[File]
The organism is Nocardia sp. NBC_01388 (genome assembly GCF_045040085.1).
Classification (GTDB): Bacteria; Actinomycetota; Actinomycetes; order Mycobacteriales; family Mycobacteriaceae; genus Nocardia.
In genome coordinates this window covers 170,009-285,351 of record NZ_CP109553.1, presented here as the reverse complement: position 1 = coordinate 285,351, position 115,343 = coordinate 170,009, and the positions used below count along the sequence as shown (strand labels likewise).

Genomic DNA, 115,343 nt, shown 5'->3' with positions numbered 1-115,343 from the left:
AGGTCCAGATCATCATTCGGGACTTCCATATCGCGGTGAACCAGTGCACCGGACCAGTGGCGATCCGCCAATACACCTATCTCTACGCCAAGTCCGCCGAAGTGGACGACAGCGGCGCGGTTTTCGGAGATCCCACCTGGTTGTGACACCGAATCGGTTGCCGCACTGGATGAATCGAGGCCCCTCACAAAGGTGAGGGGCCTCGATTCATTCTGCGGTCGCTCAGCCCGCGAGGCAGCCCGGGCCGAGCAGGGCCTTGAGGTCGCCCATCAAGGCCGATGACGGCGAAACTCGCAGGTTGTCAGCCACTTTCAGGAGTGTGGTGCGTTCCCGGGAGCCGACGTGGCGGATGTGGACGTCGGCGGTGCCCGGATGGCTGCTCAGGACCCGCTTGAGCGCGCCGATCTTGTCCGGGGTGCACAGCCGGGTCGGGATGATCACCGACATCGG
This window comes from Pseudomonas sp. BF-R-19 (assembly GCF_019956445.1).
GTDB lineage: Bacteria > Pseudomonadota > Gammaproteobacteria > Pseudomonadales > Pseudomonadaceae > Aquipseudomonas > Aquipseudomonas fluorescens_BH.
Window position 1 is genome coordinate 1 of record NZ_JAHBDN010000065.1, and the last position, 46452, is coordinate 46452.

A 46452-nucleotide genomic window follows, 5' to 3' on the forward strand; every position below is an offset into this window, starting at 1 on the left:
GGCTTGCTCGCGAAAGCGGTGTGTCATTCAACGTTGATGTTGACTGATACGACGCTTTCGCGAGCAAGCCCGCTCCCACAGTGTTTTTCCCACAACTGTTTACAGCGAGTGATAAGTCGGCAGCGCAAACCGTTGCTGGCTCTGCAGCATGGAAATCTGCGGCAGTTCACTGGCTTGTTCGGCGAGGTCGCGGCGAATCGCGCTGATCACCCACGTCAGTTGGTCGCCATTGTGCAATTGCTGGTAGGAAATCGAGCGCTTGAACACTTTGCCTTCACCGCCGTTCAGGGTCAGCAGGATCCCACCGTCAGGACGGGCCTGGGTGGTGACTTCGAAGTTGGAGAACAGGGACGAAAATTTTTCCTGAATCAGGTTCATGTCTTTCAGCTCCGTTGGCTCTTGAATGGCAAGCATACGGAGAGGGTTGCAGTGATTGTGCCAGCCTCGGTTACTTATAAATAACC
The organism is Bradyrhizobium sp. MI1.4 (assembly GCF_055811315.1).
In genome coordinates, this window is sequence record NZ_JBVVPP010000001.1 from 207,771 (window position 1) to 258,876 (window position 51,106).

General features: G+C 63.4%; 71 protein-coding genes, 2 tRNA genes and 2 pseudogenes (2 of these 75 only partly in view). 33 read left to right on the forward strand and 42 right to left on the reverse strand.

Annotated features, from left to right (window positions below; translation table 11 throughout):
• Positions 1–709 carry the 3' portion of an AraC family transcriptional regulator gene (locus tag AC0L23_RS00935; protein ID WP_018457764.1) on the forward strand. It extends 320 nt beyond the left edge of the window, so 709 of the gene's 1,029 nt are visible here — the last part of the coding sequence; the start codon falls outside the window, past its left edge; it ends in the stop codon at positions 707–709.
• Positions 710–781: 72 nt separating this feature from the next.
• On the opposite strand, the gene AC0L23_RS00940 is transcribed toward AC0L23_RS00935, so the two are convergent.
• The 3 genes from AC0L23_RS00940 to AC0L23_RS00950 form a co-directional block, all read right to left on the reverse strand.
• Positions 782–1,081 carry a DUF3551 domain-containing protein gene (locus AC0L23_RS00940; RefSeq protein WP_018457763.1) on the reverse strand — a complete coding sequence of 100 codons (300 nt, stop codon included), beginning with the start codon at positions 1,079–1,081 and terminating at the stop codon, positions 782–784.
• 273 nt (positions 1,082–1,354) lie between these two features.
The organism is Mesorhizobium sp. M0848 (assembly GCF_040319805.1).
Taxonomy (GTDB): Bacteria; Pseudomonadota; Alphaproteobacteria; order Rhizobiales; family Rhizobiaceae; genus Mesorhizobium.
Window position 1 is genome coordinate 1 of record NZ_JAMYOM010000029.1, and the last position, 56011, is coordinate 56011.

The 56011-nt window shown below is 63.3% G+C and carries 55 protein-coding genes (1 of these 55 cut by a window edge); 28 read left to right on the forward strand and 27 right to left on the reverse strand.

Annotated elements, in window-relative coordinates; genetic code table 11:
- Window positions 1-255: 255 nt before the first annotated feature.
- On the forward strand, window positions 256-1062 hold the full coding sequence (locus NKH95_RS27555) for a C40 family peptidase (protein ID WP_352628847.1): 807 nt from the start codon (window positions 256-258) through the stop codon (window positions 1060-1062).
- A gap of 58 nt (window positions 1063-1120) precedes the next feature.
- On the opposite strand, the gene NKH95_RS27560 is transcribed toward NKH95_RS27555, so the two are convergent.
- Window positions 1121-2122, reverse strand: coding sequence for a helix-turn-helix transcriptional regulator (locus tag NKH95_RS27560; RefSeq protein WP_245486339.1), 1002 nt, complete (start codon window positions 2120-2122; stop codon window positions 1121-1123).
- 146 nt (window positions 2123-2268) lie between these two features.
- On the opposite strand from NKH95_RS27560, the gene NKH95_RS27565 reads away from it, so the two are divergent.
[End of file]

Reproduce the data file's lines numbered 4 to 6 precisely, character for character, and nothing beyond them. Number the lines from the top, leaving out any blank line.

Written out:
Genomic DNA, 115,343 nt, shown 5'->3' with positions numbered 1-115,343 from the left:
AGGTCCAGATCATCATTCGGGACTTCCATATCGCGGTGAACCAGTGCACCGGACCAGTGGCGATCCGCCAATACACCTATCTCTACGCCAAGTCCGCCGAAGTGGACGACAGCGGCGCGGTTTTCGGAGATCCCACCTGGTTGTGACACCGAATCGGTTGCCGCACTGGATGAATCGAGGCCCCTCACAAAGGTGAGGGGCCTCGATTCATTCTGCGGTCGCTCAGCCCGCGAGGCAGCCCGGGCCGAGCAGGGCCTTGAGGTCGCCCATCAAGGCCGATGACGGCGAAACTCGCAGGTTGTCAGCCACTTTCAGGAGTGTGGTGCGTTCCCGGGAGCCGACGTGGCGGATGTGGACGTCGGCGGTGCCCGGATGGCTGCTCAGGACCCGCTTGAGCGCGCCGATCTTGTCCGGGGTGCACAGCCGGGTCGGGATGATCACCGACATCGG
This window comes from Pseudomonas sp. BF-R-19 (assembly GCF_019956445.1).